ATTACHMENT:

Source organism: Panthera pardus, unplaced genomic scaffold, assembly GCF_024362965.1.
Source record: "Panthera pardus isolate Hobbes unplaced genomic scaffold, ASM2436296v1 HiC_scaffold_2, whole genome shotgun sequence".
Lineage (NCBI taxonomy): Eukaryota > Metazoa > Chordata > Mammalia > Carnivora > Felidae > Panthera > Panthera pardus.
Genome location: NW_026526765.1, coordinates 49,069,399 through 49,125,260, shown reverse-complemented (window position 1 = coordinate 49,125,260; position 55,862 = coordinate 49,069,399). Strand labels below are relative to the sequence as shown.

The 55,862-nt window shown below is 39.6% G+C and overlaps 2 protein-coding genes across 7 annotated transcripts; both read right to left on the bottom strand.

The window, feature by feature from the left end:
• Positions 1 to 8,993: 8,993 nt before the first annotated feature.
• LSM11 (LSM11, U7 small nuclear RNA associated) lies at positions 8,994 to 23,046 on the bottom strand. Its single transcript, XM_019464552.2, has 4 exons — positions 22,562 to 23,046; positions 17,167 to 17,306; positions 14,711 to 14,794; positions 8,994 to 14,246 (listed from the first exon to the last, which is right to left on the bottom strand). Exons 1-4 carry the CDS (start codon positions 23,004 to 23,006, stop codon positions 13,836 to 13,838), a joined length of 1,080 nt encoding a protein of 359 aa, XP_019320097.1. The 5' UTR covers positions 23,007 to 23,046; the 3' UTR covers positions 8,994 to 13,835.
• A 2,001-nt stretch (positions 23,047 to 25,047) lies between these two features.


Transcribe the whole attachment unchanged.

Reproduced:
Source organism: Panthera pardus, unplaced genomic scaffold, assembly GCF_024362965.1.
Source record: "Panthera pardus isolate Hobbes unplaced genomic scaffold, ASM2436296v1 HiC_scaffold_2, whole genome shotgun sequence".
Lineage (NCBI taxonomy): Eukaryota > Metazoa > Chordata > Mammalia > Carnivora > Felidae > Panthera > Panthera pardus.
Genome location: NW_026526765.1, coordinates 49,069,399 through 49,125,260, shown reverse-complemented (window position 1 = coordinate 49,125,260; position 55,862 = coordinate 49,069,399). Strand labels below are relative to the sequence as shown.

The 55,862-nt window shown below is 39.6% G+C and overlaps 2 protein-coding genes across 7 annotated transcripts; both read right to left on the bottom strand.

The window, feature by feature from the left end:
• Positions 1 to 8,993: 8,993 nt before the first annotated feature.
• LSM11 (LSM11, U7 small nuclear RNA associated) lies at positions 8,994 to 23,046 on the bottom strand. Its single transcript, XM_019464552.2, has 4 exons — positions 22,562 to 23,046; positions 17,167 to 17,306; positions 14,711 to 14,794; positions 8,994 to 14,246 (listed from the first exon to the last, which is right to left on the bottom strand). Exons 1-4 carry the CDS (start codon positions 23,004 to 23,006, stop codon positions 13,836 to 13,838), a joined length of 1,080 nt encoding a protein of 359 aa, XP_019320097.1. The 5' UTR covers positions 23,007 to 23,046; the 3' UTR covers positions 8,994 to 13,835.
• A 2,001-nt stretch (positions 23,047 to 25,047) lies between these two features.